The Office of the Auditor General of Norway and the Accounts Chamber of the Russian Federation have prepared separate and independent audit reports. They agreed on the goal and lines of inquiry. On the basis of the two reports, the Office of the Auditor General and the Accounts Chamber of the Russian Federation prepared a joint memorandum containing the results of the investigations and their joint assessments.

Results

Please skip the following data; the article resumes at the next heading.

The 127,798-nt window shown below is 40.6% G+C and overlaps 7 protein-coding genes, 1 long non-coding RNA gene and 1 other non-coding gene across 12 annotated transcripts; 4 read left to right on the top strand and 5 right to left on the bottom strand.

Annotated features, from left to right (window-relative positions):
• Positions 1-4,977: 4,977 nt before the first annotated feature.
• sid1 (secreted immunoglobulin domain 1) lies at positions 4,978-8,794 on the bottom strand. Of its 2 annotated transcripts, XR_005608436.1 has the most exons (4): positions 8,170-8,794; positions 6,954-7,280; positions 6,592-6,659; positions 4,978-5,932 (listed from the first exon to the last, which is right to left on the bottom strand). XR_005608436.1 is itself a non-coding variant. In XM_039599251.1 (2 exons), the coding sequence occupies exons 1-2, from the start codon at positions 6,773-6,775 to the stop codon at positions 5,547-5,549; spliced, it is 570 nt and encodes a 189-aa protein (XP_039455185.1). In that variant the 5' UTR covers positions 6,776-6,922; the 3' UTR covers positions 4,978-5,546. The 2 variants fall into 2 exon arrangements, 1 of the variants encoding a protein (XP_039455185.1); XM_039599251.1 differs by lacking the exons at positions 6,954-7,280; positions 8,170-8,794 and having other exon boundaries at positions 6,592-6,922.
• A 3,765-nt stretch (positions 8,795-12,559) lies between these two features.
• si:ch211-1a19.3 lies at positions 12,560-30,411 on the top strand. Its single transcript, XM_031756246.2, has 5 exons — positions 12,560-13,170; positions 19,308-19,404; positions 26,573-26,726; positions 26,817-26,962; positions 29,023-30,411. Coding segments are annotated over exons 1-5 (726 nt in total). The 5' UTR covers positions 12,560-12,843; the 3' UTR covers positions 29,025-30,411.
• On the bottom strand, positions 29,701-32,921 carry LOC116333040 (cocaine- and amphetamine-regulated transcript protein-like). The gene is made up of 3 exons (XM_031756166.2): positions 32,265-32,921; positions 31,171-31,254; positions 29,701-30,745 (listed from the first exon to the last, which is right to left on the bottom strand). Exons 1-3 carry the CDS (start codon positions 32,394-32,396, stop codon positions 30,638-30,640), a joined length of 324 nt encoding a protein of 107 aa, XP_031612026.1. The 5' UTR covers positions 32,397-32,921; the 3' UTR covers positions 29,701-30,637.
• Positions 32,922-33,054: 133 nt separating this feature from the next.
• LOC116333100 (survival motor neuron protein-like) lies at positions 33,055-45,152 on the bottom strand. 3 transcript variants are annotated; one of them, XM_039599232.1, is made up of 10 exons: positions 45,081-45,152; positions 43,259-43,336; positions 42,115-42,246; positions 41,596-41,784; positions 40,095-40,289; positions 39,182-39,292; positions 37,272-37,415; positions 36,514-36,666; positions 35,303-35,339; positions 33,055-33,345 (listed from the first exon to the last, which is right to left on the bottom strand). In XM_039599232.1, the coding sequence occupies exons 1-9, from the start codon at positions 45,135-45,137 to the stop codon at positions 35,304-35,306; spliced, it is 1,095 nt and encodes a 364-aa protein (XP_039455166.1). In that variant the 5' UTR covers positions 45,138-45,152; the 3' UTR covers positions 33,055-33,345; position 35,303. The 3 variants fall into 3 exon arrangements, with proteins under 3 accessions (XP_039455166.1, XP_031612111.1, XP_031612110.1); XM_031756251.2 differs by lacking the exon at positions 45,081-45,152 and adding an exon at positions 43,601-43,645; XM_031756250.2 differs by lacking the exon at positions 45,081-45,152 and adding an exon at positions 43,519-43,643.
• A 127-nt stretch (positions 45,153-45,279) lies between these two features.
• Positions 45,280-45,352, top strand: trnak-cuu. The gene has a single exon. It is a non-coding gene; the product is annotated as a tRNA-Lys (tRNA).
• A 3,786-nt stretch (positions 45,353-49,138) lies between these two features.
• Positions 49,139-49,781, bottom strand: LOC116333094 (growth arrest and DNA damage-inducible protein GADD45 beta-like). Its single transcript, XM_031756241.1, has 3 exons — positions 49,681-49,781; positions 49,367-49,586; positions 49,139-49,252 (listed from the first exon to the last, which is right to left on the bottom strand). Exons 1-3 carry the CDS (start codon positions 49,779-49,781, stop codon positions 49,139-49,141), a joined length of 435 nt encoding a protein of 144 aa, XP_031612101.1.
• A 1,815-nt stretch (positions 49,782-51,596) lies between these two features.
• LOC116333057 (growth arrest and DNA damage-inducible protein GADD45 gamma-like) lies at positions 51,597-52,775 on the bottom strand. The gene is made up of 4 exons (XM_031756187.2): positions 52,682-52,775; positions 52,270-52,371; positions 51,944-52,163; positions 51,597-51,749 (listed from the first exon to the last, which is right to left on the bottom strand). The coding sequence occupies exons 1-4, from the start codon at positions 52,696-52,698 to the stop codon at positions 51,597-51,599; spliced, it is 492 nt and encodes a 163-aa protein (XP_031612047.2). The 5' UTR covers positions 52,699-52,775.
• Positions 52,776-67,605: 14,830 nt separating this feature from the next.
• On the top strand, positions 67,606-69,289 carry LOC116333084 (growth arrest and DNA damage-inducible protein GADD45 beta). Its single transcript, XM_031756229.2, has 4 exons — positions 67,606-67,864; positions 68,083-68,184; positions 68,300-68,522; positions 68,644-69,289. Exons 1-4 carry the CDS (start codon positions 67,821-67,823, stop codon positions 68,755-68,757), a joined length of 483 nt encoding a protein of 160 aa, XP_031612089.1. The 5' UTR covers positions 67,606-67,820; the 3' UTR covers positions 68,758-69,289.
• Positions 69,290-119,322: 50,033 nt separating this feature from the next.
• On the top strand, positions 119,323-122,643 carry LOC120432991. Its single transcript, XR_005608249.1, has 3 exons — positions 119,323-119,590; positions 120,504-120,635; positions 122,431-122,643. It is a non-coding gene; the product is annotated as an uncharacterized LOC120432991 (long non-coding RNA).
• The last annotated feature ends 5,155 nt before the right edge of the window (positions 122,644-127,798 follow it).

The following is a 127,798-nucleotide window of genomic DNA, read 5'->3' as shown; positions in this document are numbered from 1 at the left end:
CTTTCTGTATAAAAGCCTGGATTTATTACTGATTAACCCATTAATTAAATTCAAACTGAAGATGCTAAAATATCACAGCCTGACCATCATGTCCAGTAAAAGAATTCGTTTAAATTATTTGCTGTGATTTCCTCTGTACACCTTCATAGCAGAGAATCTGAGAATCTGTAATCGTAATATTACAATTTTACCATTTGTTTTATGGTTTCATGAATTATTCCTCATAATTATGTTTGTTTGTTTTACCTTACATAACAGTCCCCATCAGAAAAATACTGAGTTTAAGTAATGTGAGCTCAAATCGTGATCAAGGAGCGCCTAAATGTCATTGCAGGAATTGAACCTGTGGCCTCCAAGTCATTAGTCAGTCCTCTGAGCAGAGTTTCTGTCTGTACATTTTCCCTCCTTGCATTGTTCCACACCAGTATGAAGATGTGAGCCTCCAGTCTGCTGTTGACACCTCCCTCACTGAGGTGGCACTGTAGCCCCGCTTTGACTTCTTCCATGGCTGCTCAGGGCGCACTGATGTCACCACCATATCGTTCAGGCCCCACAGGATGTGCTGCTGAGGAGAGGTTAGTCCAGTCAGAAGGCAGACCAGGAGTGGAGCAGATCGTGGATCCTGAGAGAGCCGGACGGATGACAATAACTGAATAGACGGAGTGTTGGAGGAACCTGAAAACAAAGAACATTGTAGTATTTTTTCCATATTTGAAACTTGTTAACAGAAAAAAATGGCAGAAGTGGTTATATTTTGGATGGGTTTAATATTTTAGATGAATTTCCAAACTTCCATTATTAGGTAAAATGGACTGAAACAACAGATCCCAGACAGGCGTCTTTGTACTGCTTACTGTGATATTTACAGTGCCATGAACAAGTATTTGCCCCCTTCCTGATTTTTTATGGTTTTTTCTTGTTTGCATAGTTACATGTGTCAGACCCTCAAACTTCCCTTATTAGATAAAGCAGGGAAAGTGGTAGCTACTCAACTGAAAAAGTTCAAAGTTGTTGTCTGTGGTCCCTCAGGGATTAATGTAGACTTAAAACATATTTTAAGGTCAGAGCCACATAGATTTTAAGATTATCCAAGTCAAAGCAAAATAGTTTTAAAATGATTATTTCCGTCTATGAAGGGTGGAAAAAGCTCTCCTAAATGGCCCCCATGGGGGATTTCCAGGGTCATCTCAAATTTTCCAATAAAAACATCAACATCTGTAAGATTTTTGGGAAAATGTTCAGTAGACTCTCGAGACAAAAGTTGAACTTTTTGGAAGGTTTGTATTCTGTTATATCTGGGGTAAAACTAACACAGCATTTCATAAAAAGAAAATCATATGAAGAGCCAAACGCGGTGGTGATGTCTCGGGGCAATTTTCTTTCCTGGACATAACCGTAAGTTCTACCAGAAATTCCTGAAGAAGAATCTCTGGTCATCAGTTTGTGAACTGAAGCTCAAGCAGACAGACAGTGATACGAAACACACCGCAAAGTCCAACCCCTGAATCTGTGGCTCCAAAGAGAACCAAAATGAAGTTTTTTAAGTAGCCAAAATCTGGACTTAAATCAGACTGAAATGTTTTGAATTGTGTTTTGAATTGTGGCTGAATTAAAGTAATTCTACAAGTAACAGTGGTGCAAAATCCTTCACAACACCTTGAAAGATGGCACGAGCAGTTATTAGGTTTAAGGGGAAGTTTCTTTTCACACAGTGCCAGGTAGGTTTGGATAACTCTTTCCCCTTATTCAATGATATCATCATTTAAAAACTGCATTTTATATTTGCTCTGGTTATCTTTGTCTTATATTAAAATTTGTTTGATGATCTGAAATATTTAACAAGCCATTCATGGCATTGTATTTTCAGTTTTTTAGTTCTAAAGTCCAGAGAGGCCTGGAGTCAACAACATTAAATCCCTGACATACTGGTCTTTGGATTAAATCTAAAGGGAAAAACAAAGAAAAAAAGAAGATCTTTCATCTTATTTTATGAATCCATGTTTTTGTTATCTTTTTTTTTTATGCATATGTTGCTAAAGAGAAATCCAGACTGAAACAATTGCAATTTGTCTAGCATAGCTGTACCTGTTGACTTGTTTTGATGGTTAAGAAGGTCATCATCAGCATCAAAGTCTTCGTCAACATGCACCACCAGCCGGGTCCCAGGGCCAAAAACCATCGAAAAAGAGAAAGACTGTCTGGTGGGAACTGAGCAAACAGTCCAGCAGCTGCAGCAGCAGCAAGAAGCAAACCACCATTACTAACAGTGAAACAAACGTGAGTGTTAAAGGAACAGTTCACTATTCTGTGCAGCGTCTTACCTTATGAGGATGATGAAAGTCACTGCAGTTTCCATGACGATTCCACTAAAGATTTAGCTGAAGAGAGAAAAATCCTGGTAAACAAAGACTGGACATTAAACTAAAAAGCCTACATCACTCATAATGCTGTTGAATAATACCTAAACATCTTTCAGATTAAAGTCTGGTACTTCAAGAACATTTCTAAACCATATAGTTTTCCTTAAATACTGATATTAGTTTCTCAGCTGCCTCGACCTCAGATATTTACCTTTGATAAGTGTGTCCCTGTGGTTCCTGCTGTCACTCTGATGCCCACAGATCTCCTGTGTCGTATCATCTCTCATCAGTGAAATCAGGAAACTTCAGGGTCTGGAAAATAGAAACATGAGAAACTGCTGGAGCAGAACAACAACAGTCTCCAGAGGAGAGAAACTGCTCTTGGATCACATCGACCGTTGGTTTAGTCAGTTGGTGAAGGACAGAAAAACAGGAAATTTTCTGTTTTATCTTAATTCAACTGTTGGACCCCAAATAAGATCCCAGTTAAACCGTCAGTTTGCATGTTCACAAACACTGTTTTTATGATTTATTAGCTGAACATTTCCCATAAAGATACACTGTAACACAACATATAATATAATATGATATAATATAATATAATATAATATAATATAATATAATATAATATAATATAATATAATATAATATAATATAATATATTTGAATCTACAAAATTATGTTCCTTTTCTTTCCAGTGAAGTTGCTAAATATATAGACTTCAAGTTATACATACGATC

The investigation shows that the scope of illegal and unregistered overfishing of cod in the Barents Sea has decreased considerably, from an estimated 100,000 tonnes in 2005 to no cases being uncovered in 2009. Resource control has been strengthened since the period investigated in the 2007 audit, among other things as a result of more resources being allocated to the Directorate of Fisheries and new technical aids. International control of fishing in the Barents Sea and the Norwegian Sea has also been strengthened through the introduction of the North East Atlantic Fisheries Commission's (NEAFC) port state control in 2007. The investigation also shows that the Norwegian system for control and enforcement largely ensures that sanctions are imposed on those who violate the fisheries regulations. Previous deficiencies in the legislation have been remedied. The police’s case processing time in connection with violations has decreased since the period 2003-2005.